But such props are fine and fun but shooters cannot be as casual with them as they would a table.  So we finally just cut off the cop and mounted tables on ours. 

But others still use them so it is good to know folks need to be careful around horses - some can be skittish :D  :D

Share this post


Link to post
Share on other sites
17 hours ago, Spittoon O Tool SASS #62053 said:

The shooter comes to the line to stage their rifle on a horse prop. The loaded rifle slips and falls muzzle to the ground with the butt still on the horse with shooters hand touching. The 170 is not broken and no one is sweep. What is the call?

Did it slip and fall with the shooter's hand not touching and the shooter managed to reach it as it came to rest? Or was the hand in contact with the firearm throughout the fall?

 

I think if the 170 was broken or someone was swept, it would (should) be a DQ. I am trying to see how a prop failure could set aside the penalty, but the only way I can envision that is if the incident showed the staging instruction created an inherently unsafe condition which this particular shooter accidentally discovered. Thus the equitable and proper remedy would be to remove the stage from competition.

 

Did the shooter control of the firearm? The rule quoted above calls out continuous contact establishes control. I compare this to the rule in Steel Challenge, paraphrased rather than quoted. A firearm is "dropped" the moment control is lost, even if the shooter still has contact with the firearm. This means grabbing for it to get it before it hits the ground does not invalidate the drop; the drop occurs before it hits the ground. The purpose of this rule is to prevent an unsafe lunge to regain control (of an already lost) firearm.

 

Under the SASS rule quoted above, if the shooter was in continuous contact with the firearm, the shooter had control. Under Steel Challenge rules, control was clearly lost.

 

If not under continuous contact, it presents an attempt to regain control of a firearm. In Steel Challenge, the firearm was already dropped before it reached the ground.

 

Steel Challenge does not have the concept of staging firearms like CAS, I'm just comparing the differences in the definitions of control and what constitutes a drop.

 

From the SASS rules above, I do agree with no call. But, I do see the potential for a lunge towards the rifle, and either as a result of the fall or and attempt to recover the firearm, chambering a round and discharging it.

 

Steell Challenge has the rules as they are to prevent inadvertent discharges (it's gone, don't attempt to grab it or trap it against your leg, let it take its own path to the ground), but a lot of our guns are not drop-safe. Separate from the question of the call, is it safer in CAS to require a dropped/falling firearm take it's own path to rest or is it safer to attempt control/recovery?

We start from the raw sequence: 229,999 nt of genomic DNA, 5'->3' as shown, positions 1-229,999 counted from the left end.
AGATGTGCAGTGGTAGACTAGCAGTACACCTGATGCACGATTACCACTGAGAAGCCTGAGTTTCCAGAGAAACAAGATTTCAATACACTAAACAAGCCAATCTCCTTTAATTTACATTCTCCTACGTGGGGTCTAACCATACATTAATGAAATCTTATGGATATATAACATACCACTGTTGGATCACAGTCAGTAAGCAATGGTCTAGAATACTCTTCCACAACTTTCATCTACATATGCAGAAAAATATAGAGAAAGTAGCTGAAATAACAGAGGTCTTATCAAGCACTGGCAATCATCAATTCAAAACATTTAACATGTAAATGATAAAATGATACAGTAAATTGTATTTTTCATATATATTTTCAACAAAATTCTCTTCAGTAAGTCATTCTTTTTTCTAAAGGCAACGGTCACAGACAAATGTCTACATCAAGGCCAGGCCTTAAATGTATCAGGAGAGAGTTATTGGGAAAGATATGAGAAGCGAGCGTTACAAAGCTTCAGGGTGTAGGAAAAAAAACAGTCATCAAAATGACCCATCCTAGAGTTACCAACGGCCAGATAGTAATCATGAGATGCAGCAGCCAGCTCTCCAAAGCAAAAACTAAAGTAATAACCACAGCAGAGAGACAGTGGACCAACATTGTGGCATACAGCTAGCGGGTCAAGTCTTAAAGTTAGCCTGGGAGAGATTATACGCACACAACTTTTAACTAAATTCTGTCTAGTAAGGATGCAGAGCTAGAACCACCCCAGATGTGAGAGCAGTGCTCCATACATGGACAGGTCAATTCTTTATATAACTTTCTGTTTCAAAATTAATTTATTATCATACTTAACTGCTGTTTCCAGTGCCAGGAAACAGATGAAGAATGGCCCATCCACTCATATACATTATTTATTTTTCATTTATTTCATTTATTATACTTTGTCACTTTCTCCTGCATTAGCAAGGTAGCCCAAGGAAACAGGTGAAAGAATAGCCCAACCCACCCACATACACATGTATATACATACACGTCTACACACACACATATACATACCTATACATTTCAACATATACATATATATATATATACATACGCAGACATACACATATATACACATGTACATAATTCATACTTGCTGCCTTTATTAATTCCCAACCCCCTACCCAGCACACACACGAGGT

Share this post


Link to post
Share on other sites

What the hell does Steel Challenge have to do with anything????

 

Oy...

  • Like 2
  • Thanks 1

Share this post


Link to post
Share on other sites
20 minutes ago, Phantom, SASS #54973 said:

What the hell does Steel Challenge have to do with anything????

 

Oy...

It has to do with safety.

 

It has to do with a difference in how a dropped firearm and control of a firearm are defined in different shooting sports.

 

I read this question regarding WTC as a safety question. I agree the rules say "no call."

 

I also see what Abilene notes above as:

 

Quote

 

"As long as the shooter has contact with the firearm, it is considered in their control."

 

Obviously I was wrong due to this rule.  But it looks to me like it has the possibility of covering all sorts of maladies as long as a finger stays in contact:wacko:

 

I'll go read the rules again just to be sure I understand the definitions of control and how this app;lies to safety. Given this question, one thing I will look at is if there would (or should) be a different call had the firearm broken the 170 or swept someone as a result of the fall, both independent of and considering the definition of control.

Share this post


Link to post
Share on other sites

Yeah...Steel Challenge is a heavy transition shooting game...whatever.

 

Thank god we can draw safety tips from folks that have experience from other games for we would be lost without them.

 

Phantom

  • Like 1
  • Haha 1

Share this post


Link to post
Share on other sites
6 minutes ago, John Kloehr said:

It has to do with safety.

 

It has to do with a difference in how a dropped firearm and control of a firearm are defined in different shooting sports.

 

I read this question regarding WTC as a safety question. I agree the rules say "no call."

 

I also see what Abilene notes above as:

 

I'll go read the rules again just to be sure I understand the definitions of control and how this app;lies to safety. Given this question, one thing I will look at is if there would (or should) be a different call had the firearm broken the 170 or swept someone as a result of the fall, both independent of and considering the definition of control.